received, and thereby prevent the Malveh from collecting the Apotiki.
Therefore, if Reuven comes to court and says that he will pay back the loan
to the Malveh, he can prevent Shimon from losing the property.
However, if this is the case, then why is Reuven, the borrower, permitted to
become involved in the case for the benefit of Shimon? We only permit Reuven
to become involved since Shimon's loss affects Reuven, since Reuven will
need to reimburse Shimon if he loses the land. If Reuven is agreeing to pay
the loan, then it should make no difference to him whether Shimon wins the
case or the Malveh wins; in either case he will have to pay someone back --
either the Malveh or Shimon!
They answer that it will still be to the benefit of Reuven for Shimon not to
lose his land, because when a Malveh collects land, he prices the land at
the value that it was worth at the time that Shimon purchased it. If it
naturally rose in value (without Shimon investing anything into it) before
the time that the Malveh takes it from Shimon, then the Malveh keeps the
profit. Shimon, though, may claim from Reuven, the borrower, *full*
reimbursement of his loss, including the rise of value. Therefore, if Shimon
loses his field, Reuven will have to pay more than if Reuven just pays back
the original loan.
(d) TOSFOS here further suggests that there would be a difference in the
case of a Gilgul Shevu'ah. If, for some different case in which they are
involved, the Malveh needs to make a Shevu'ah d'Oraisa to Reuven, the
borrower, then Reuven can then make the Malveh make a Shevu'ah *d'Oraisa*
that he did not yet receive the loan repayment, through the Halachah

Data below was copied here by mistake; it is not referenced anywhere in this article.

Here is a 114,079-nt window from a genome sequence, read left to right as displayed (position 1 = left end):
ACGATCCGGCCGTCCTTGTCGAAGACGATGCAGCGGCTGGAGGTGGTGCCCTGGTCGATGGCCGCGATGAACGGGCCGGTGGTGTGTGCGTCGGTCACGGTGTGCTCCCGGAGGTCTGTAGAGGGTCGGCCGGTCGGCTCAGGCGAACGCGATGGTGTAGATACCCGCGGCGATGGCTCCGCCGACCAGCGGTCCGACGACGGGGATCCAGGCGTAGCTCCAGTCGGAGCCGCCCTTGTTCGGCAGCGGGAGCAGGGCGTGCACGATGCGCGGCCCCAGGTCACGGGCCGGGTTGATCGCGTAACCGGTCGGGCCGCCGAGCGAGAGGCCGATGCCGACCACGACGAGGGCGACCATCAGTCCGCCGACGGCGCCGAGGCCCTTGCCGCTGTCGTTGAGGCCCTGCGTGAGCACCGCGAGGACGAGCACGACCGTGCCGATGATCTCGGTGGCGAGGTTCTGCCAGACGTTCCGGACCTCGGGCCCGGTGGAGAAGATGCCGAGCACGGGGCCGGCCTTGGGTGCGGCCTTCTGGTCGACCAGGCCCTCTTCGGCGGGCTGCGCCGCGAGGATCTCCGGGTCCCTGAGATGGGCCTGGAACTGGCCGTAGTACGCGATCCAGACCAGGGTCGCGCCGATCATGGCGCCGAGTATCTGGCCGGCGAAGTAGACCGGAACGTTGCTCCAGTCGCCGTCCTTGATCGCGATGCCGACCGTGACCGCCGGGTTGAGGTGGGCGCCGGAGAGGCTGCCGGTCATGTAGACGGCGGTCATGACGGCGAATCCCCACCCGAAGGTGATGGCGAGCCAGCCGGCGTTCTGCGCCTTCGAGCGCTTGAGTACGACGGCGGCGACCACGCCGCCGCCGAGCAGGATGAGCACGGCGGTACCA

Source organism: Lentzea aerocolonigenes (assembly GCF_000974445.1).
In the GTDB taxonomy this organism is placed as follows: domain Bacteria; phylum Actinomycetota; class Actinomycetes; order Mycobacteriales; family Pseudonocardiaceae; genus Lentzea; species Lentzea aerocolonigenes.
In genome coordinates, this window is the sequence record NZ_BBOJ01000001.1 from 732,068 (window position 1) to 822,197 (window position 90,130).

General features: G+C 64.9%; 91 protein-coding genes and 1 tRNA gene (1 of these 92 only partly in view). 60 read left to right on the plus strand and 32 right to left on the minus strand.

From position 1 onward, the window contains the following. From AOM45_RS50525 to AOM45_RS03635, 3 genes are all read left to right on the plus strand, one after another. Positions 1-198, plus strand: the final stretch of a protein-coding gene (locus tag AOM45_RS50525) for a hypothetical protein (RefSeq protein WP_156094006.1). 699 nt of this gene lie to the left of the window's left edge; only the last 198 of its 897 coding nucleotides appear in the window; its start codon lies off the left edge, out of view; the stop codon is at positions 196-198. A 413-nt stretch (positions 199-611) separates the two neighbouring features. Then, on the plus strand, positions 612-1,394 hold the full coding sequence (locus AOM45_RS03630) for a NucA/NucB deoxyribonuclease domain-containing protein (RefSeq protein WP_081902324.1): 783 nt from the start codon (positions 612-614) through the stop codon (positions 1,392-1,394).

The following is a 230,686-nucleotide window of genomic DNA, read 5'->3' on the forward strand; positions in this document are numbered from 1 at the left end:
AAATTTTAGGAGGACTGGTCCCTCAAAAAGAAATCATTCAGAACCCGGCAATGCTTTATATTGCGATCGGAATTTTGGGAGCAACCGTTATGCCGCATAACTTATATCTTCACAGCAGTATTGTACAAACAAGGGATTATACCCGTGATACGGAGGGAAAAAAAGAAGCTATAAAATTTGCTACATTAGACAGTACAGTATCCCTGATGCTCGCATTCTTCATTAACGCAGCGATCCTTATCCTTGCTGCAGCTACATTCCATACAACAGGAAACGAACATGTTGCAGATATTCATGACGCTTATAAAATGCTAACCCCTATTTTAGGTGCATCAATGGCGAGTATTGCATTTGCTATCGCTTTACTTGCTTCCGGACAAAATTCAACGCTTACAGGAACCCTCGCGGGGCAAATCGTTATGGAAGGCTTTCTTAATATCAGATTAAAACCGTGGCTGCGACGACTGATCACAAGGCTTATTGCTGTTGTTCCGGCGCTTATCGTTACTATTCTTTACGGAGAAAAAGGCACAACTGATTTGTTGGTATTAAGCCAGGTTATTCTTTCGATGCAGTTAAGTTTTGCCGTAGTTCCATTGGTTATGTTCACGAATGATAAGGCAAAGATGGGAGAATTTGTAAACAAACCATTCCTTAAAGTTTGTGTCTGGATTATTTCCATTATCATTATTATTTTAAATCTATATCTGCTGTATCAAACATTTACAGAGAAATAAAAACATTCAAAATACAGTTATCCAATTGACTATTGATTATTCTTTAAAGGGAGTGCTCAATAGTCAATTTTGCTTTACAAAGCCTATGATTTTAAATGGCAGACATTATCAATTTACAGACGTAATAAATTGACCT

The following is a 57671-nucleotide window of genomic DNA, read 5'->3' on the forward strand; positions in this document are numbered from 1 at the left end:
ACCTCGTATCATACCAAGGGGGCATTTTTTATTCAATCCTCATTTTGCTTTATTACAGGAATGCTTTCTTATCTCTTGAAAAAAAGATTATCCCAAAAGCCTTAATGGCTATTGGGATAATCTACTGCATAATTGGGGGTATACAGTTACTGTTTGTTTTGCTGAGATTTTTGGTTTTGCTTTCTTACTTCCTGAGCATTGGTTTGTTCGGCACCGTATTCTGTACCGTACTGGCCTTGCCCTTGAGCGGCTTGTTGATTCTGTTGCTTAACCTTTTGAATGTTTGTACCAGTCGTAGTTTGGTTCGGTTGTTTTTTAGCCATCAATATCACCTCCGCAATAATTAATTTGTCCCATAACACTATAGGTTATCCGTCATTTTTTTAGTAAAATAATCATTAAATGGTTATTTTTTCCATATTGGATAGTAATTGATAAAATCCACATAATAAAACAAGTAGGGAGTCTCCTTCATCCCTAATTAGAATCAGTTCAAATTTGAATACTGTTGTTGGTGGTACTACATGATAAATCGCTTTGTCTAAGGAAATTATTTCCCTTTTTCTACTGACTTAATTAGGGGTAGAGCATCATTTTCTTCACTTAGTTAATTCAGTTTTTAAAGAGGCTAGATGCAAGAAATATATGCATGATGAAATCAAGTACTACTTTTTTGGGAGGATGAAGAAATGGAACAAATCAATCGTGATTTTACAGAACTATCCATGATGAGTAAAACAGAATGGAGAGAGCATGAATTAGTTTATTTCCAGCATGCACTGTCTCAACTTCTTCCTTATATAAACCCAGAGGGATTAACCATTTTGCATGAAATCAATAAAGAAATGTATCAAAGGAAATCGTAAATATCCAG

d'Oraisa of "Gilgul Shevu'ah." This will make the Shevu'ah more severe than
a Shevu'ah d'Rabanan, and therefore it is to Shimon's benefit for Reuven to
come to court.
The ME'IRI cites others who suggest, in a similar vein, that the practical
difference would be in a case where Reuven has other claims for which he
wants to make the Malveh swear. If Reuven represents this case for Shimon,
then he may make the Malveh swear to his other claims as well through the
Halachah of Gilgul Shevu'ah (d'Rabanan). (According to the Me'iri, Reuven is
coming to court for his own benefit, and not for Shimon's benefit as the
(e) TOSFOS RABEINU PERETZ and TOSFOS here explain that it is beneficial for
Reuven to come to court, simply because he is more knowledgeable than Shimon
and he might think of a claim that Shimon might not think of. Why does
Reuven need to come to court, though? Let Reuven simply make suggestions to
Shimon and Shimon can then make the claims for himself!
Perhaps the court would not let Reuven advise Shimon in the middle of the
case, because the Mishnah in Avos (1:8), cited in Kesuvos (52b), teaches